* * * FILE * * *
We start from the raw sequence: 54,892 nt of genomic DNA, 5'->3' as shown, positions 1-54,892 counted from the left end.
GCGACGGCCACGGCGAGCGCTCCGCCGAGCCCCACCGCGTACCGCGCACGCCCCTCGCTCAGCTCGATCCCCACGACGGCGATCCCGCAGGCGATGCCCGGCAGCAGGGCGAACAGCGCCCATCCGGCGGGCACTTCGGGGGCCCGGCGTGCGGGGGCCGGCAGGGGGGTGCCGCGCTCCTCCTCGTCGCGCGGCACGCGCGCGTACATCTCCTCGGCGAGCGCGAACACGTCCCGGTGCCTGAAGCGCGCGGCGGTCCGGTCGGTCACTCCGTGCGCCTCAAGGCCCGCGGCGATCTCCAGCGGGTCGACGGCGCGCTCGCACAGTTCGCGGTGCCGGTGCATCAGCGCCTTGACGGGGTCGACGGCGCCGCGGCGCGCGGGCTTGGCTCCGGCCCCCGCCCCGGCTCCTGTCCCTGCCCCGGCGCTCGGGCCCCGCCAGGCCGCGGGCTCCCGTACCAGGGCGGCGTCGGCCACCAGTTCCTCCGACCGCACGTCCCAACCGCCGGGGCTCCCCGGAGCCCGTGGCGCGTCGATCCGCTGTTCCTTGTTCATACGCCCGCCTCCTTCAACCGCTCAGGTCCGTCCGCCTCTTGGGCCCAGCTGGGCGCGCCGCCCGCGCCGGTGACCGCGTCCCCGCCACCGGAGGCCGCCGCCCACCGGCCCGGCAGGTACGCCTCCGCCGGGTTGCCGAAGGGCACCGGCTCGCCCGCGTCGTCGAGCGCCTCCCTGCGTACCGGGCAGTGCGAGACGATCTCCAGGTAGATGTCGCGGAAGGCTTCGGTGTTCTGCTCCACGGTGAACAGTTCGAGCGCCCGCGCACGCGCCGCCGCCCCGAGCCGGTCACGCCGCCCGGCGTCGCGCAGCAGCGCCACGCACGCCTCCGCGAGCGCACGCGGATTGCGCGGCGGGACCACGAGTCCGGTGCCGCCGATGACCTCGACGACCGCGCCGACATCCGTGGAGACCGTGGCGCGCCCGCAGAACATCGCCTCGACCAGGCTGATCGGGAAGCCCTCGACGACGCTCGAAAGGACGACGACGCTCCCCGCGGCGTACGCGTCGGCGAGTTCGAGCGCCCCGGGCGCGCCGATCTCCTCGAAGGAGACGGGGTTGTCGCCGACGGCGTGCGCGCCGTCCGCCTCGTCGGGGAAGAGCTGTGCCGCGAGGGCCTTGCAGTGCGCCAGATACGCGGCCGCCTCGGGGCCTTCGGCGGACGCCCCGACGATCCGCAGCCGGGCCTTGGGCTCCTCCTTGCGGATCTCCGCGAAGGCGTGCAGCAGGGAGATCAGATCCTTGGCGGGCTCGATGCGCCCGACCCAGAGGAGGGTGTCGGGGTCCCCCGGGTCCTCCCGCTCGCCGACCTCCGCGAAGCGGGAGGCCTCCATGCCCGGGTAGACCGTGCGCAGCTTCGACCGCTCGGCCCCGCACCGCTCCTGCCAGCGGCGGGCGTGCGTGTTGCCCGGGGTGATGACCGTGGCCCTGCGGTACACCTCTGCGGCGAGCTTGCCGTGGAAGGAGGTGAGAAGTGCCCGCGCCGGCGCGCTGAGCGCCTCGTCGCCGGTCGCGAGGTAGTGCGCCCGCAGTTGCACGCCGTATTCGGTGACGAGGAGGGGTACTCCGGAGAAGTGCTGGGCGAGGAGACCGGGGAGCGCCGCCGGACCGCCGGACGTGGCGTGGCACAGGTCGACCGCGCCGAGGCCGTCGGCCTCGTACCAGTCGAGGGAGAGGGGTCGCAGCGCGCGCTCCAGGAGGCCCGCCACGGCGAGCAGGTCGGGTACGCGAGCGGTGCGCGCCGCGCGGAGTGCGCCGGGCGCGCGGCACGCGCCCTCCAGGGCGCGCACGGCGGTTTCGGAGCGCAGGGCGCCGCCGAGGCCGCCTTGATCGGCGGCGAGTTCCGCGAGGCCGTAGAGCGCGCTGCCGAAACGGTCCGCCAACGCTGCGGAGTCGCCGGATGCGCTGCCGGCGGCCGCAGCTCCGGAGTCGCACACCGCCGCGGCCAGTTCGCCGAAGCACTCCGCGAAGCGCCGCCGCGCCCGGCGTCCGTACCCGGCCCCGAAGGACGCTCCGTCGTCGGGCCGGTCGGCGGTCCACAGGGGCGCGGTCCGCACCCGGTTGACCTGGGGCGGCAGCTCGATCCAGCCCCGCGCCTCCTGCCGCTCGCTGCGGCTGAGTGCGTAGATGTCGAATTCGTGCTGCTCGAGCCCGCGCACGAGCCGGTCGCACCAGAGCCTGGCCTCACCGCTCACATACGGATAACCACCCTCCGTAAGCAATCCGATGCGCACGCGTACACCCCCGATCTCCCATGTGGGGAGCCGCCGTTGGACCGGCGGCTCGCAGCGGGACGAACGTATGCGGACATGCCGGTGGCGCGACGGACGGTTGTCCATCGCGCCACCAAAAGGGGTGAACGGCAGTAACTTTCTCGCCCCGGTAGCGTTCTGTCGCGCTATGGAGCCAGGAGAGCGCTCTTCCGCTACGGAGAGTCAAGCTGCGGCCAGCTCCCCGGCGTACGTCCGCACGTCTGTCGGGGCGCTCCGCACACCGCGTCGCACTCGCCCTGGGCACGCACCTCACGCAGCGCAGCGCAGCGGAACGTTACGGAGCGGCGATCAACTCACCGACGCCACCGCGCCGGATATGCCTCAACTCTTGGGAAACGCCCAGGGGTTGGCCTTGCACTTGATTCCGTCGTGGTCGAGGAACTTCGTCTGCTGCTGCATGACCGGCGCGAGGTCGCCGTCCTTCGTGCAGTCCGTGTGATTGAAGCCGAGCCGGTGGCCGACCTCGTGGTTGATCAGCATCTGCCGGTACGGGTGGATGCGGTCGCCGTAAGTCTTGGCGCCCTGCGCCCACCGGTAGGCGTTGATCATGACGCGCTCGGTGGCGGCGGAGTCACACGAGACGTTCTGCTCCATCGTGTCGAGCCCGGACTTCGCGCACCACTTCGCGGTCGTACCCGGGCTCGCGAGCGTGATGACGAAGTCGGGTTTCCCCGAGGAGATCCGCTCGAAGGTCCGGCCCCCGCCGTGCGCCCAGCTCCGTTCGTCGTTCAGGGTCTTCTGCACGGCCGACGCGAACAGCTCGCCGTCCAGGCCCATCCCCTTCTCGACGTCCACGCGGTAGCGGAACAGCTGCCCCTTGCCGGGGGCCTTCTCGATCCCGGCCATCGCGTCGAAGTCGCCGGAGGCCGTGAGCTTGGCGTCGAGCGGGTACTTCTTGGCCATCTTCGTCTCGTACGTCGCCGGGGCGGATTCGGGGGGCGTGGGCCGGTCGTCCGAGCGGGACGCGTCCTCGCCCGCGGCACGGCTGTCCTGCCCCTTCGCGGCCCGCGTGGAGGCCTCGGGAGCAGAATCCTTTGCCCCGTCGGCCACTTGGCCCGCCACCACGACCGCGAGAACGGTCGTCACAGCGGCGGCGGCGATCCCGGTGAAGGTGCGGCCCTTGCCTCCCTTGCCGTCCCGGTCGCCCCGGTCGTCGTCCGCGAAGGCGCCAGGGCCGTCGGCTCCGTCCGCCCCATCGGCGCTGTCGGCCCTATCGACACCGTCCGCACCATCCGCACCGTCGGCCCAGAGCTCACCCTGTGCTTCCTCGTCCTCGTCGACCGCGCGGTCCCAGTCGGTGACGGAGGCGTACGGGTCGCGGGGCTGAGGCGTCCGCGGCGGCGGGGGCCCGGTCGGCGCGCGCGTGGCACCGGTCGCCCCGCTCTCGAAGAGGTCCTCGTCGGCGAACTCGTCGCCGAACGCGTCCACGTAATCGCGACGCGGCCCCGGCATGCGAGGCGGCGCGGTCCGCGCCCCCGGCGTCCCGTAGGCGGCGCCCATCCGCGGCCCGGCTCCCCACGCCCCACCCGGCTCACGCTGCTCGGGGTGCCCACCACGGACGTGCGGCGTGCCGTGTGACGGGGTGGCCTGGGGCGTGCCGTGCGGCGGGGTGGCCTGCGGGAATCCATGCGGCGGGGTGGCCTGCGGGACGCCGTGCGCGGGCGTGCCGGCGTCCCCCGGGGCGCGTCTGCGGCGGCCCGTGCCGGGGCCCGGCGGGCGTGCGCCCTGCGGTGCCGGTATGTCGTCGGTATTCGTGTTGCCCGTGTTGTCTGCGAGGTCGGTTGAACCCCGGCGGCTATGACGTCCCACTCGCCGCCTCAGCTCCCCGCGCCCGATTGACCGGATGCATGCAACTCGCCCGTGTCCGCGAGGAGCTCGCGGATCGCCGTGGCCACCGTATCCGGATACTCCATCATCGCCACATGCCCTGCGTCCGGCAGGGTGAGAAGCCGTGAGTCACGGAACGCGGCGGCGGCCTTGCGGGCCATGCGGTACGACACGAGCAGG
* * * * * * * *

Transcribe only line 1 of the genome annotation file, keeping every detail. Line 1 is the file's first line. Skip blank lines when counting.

We start from the raw sequence: 54,892 nt of genomic DNA, 5'->3' as shown, positions 1-54,892 counted from the left end.